Title: Human Monkey
Source: CD: Love Is The Song We Sing: San Francisco Nuggets 1965-70 (originally released as 45 RPM single)
Label: Rhino (original label: Action)
The Frantics were a popular cover band in Tacoma, Washington in the early 60s. Guitarist Jerry Miller, however, had greater ambitions and eventually relocated to San Francisco, taking the band's name and two of its members, keyboardist Chuck "Steaks" Schoning and drummer Don Stevenson, with him. After recruiting bassist Bob Mosely the Frantics cut their only single, a Motown-style dance number called the Human Monkey, in 1966. The group would soon shed Schoning and pick up two new members, changing their name to Moby Grape in the process.
Artist: Strawberry Alarm Clock
Title: Incense And Peppermints (originally released as 45 RPM single B side; re-released as A side)
Source: CD: Best Of 60s Psychedelic Rock
Label: Priority (original label: All-American; reissued nationally on Uni Records)
Incense and Peppermints started off as an instrumental, mostly because the band simply couldn't come up with any lyrics. Their producer decided to bring in professional songwriters to finish the song, and ended up giving them full credit for it. This did not sit well with the band members. In fact, they hated the lyrics so much that their regular vocalist refused to sing on the record. Undaunted, the producer brought in the lead vocalist from another local L.A. band to sing the song, which was then put on the B side of The Birdman Of Alcatrash. Somewhere along the line a local DJ flipped the record over and started playing Incense And Peppermints instead. The song caught on and Uni Records (short for Universal, which is now the world's largest record company) picked up the Strawberry Alarm Clock's contract and reissued the record nationally with Incense An Peppermints as the A side.
Artist: Grass Roots
Source: LP: Nuggets Vol. 9-Acid Rock
Label: Rhino (original label: Dunhill)
The Grass Roots had their origins as the San Francisco band the Bedoins, but by 1968 had lost all but one of the original members and had become pretty much a vehicle for the songwriting team of Jeff Barri and P.F. Sloan. They released three singles in 1968, the third of which was Midnight Confessions, the group's only certified gold record. The song immediately preceeding it was Feelings which failed to chart (possibly because it was not written by Sloan and Barri). Of course that means I play Feelings fairly regularly. Midnight Confessions? Not at all.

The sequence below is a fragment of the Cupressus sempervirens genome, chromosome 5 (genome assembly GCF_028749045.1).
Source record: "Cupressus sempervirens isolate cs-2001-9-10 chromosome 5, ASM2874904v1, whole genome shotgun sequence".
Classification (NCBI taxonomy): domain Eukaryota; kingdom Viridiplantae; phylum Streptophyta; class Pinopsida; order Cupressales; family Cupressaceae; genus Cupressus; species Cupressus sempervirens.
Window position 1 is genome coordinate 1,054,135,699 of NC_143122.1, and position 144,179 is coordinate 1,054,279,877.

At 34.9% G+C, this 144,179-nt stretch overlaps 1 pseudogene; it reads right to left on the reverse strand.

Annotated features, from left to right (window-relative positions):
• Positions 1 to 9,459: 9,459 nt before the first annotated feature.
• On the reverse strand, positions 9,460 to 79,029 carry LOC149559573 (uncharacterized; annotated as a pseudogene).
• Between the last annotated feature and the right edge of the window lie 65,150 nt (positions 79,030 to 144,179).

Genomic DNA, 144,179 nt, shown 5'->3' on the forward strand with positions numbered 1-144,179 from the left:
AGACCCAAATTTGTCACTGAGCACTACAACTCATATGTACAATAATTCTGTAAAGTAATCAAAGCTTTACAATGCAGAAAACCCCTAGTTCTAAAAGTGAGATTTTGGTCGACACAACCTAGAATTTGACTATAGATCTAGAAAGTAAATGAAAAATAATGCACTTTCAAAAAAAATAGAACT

Artist: Penny Arkade
Source: CD: Where The Action Is: L.A. Nuggets 1965-68
Writer: Craig Vincent Smith
Year: recorded: 1967, released 2009
In 1967 Michael Nesmith, realizing that the Monkees had a limited shelf life, decided to produce a local L.A. band, Penny Arkade, led by singer/songwriter Craig Vincent Smith. Nesmith already had several production credits to his name with the Monkees, including a recording of Smith's Salesman on their 4th LP. Swim, like Salesman, has a touch of country about it; indeed, Nesmith himself was one of the earliest proponents of what would come to be called country-rock. In 1967, however, country-rock was still at least a year away and Nesmith was unable to find a label willing to release the record.
Title: Run For Your Life
Source: LP: Rubber Soul
Compared to some of John Lennon's later songs, Run For Your Life comes across as a sexist, even violent expression of jealous posessiveness. However, in 1965 such a viewpoint was quite common; in fact it was pretty much the acceptable norm for the times. Scary, huh? Somehow I just can't imagine Yoko Ono approving of this song.
Artist: James Taylor
Title: Oh, Susanna
Source: LP: Sweet Baby James
Writer: Stephen Foster
Label: Warner Brothers
The early 70s saw the rise of the singer/songwriter to prominence on the pop charts, and none was more successful than James Taylor. In addition to his own tunes like Fire And Rain, Taylor would have hits with songs written by his friend Carole King and even remakes of pre-Beatle era pop songs. The oldest song he ever recorded, however, has to be Oh, Susannah, written in the 1800s by the great American songwriter, Stephen Foster, and included on his second LP, Sweet Baby James.
Artist: Crazy World Of Arthur Brown
Title: Child Of My Kingdom
Source: CD: The Crazy World Of Arthur Brown
Label: Polydor (original label: Atlantic)
One of the most unique performers on the British rock scene was Arthur Brown, who was known for his theatrical stage show, including flashing lights, smoke bombs, and band members wearing outrageous costumes.The Crazy World Of Arthur Brown, produced by Kit Lambert and the Who's Peter Townshend, was one of the most popular psychedelic albums ever released, hitting the top 10 on both sides of the Atlantic. The longest track on that album was the seven-minute Child Of My Kingdom, which closes out side two.